Despite discovering more than 4000 exoplanets, most remain obscure.
Their nature — small, faint, and in tight orbits — prevent direct imaging.
The stellar glare simply overwhelms their planet’s reflected light.
However, heat-generating exoplanets are special.
Just like Jupiter, they reflect visible light, but emit their own infrared radiation.
When well-separated from their parent stars, they yield to direct imaging.
Since then, a few dozen exoplanets have been directly imaged, all very massive.
The lightest one, 51 Eridani b, exceeds double Jupiter’s mass.
It was discovered back in 2011 by NASA’s WISE: a wide-field infrared telescope.
Recent work led to its identification as a widely-separated planet, bound to the dwarf star L 34-26.
It’s the second most well-separated exoplanet ever, behind TYC9486 b.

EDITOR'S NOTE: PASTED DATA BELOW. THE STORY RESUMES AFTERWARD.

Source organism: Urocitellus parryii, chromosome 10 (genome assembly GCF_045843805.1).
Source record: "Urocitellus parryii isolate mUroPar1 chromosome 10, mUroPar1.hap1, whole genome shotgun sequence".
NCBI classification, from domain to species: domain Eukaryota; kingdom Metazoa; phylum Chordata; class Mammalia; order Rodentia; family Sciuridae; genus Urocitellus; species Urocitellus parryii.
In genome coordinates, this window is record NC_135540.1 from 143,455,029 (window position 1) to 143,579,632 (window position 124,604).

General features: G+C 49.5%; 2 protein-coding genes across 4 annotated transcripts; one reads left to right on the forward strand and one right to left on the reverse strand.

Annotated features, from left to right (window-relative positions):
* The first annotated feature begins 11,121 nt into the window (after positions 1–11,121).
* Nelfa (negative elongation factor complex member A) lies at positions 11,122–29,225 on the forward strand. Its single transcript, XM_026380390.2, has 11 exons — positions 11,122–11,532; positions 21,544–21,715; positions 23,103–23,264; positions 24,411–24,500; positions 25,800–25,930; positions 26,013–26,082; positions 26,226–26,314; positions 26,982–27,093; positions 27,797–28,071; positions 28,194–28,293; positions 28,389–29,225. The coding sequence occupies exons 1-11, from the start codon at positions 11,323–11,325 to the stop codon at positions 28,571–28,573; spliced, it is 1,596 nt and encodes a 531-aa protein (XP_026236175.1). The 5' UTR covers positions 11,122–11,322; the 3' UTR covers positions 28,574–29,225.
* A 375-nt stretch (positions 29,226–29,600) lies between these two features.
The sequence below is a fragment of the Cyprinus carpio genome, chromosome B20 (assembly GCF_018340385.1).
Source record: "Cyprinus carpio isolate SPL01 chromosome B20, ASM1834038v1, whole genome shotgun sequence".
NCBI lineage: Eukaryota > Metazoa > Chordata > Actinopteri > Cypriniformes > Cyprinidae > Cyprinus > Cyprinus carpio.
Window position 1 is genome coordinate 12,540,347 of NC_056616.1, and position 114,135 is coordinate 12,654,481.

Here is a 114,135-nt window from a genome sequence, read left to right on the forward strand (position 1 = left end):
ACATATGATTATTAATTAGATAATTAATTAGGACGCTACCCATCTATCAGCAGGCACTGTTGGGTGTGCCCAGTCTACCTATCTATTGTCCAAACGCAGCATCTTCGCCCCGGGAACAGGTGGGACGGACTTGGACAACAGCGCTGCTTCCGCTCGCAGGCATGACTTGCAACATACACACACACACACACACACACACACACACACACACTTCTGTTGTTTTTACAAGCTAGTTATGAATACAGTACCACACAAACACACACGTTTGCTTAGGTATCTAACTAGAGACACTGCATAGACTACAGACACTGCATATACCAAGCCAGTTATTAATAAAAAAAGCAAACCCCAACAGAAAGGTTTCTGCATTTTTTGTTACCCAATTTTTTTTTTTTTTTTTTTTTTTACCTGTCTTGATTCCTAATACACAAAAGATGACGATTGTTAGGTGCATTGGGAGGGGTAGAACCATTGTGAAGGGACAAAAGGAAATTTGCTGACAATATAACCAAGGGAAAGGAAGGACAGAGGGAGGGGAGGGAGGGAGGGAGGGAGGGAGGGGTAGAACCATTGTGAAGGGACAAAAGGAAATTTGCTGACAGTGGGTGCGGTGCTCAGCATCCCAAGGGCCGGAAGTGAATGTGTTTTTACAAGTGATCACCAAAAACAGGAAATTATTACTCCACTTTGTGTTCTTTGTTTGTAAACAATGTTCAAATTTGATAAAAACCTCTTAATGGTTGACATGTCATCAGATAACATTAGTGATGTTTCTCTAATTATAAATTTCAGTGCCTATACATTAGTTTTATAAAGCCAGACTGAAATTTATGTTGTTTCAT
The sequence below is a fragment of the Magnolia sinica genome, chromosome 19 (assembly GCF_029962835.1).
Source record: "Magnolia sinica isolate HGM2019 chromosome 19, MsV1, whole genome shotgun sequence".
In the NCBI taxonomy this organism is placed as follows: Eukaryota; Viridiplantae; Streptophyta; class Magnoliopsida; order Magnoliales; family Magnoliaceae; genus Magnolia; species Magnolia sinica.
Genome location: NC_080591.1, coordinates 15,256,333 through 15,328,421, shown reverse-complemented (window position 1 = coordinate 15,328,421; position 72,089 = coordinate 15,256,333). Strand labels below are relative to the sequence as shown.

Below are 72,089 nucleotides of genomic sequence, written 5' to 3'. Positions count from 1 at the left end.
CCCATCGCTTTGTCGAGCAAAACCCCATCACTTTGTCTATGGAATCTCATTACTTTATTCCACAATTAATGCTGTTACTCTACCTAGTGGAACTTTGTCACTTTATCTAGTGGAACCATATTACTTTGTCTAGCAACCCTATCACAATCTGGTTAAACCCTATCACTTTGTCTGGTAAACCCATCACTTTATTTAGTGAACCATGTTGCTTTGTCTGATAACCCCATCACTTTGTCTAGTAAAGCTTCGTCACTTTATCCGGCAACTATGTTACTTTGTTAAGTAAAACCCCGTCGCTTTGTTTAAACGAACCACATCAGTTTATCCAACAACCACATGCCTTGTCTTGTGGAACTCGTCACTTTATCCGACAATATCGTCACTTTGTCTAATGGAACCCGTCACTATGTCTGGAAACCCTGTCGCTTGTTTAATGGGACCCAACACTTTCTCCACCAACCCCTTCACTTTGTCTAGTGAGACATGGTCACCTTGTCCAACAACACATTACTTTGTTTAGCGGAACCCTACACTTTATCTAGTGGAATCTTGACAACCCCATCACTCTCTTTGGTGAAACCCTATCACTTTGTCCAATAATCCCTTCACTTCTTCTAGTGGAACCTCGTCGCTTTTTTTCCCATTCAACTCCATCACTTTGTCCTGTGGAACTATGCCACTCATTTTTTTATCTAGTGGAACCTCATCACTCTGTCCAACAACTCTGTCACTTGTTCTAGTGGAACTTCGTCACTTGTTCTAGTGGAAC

It’s also the second faintest exoplanet ever found, behind WD 0806-661 B.
The COol Companions ON Ultrawide orbiTS (COCONUTS) program is successfully identifying these massive, well-separated exoplanets.
However, rocky exoplanets cannot be directly imaged yet.
A properly equipped next-generation space telescope, like HabEx or LUVOIR, will someday reveal those worlds.
Mostly Mute Monday tells an astronomical story in images, visuals, and no more than 200 words. Talk less; smile more.